April 2, 2013

BUT ENOUGH ABOUT SCIENCE, WHAT ABOUT ME?:

Rachel Carson's Environmental Religion : Review of Silent Spring at 50: The False Crises of Rachel Carson. Edited by Roger Meiners, Pierre Desrochers, and Andrew Morriss (Bruce Edward Walker, Religion & Liberty)

In "The Lady Who Started All This," environmentalist William Kaufman presents an admiring portrait of Carson as a scientist who unfortunately took a left-turn from her previous works--based on objective, empirical research--when she endeavored to write Silent Spring shortly after her cancer diagnosis. For this illconceived approach, Kaufman blames Wallace Shawn, the New Yorker editor who prompted Carson to abandon her "disinterested scientist" voice in favor of a more "adversarial" tone. Since the famous editor signed Carson's check, the author readily complied.

Kaufman--an admitted admirer of Carson's eventual conclusions and penchant for prose-poetry--acknowledges the approach as a misstep: "[Shawn's] words demonstrate a serious flaw in logic and why Silent Spring is so different from Carson's earlier books: 'After all, there are some things one doesn't have to be objective and unbiased about--one doesn't condone murder!' This is classic polarization-- if you're not for us, you're against us. Clearly, objectivity and the open mind of scientific inquiry do not condone or condemn."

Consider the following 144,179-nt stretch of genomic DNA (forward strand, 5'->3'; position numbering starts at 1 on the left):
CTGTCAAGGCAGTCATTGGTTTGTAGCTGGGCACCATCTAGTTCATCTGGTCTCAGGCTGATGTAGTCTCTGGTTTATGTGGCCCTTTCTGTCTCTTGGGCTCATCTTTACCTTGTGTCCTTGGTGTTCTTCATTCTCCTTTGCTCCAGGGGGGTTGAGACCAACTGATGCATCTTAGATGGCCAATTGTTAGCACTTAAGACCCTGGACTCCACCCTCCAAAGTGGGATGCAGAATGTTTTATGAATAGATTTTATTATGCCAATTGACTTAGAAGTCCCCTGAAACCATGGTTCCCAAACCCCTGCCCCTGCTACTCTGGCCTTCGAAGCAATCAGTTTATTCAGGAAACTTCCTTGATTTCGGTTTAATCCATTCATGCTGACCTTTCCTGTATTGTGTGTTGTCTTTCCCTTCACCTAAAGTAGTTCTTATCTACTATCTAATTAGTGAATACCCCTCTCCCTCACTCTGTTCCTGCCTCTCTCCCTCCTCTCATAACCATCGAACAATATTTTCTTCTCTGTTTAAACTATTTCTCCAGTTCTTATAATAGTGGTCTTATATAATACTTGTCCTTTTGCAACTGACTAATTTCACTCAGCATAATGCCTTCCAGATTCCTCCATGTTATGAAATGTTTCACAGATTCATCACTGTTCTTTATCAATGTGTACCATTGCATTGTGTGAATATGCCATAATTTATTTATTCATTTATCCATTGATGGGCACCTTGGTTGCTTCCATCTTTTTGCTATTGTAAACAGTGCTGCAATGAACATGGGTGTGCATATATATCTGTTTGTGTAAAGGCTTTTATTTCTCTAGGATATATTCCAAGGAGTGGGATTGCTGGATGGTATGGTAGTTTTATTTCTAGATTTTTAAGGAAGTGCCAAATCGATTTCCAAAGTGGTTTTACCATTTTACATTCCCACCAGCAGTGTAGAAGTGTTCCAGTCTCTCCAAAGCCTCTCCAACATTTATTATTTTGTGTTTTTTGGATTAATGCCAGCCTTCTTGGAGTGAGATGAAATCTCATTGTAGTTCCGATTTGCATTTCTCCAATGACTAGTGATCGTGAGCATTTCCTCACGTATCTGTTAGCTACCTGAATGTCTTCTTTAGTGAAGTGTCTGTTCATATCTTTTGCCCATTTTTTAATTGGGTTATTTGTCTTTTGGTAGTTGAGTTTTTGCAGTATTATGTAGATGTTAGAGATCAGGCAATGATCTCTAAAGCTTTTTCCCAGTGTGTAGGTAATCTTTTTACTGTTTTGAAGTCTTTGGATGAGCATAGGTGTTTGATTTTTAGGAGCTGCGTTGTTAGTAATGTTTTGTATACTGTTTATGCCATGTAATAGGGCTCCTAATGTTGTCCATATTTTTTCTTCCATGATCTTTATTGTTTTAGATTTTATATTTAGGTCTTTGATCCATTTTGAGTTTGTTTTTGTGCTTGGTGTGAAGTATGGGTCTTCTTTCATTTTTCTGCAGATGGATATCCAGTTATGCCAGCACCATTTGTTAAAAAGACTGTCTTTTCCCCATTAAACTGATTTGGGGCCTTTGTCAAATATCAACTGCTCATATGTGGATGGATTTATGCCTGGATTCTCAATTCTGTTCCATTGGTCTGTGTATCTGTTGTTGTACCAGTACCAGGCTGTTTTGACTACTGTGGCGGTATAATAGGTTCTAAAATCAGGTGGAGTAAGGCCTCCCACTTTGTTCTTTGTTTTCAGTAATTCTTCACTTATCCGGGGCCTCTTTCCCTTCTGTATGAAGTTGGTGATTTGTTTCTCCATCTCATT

Kaufman correctly notes that Carson never advocated for a complete ban on chemical insecticides, but upbraids her for employing inflammatory language exemplified in her chapter titles: "Elixers of Death," "Needless Havoc," "Rivers of Death" and "Indiscriminately From the Skies." He further notes that she resorts to unnecessary demonization of chemical companies and government agents who spray insecticides as well as infantilization of the American public at large when she wrote: "As matters stand now, we are in little better position than the guests of the Borgias."

Perhaps most damning of all, Kaufman points out that Carson's book includes "sentimentalized line drawings of animals where even the bugs are cute. In fact, she wrote to Dorothy Freeman, 'I consider my contributions to scientific fact far less important than my attempts to awaken an emotional response to the world of nature.'" As Kaufman points out, this is where Carson set the stage for environmentalists to embrace Silent Spring as dogma. For her followers, he notes disapprovingly, "her contribution to the environmental movement was not a respect for science, but nourishment of a faith."

Posted by at April 2, 2013 9:05 PM
  

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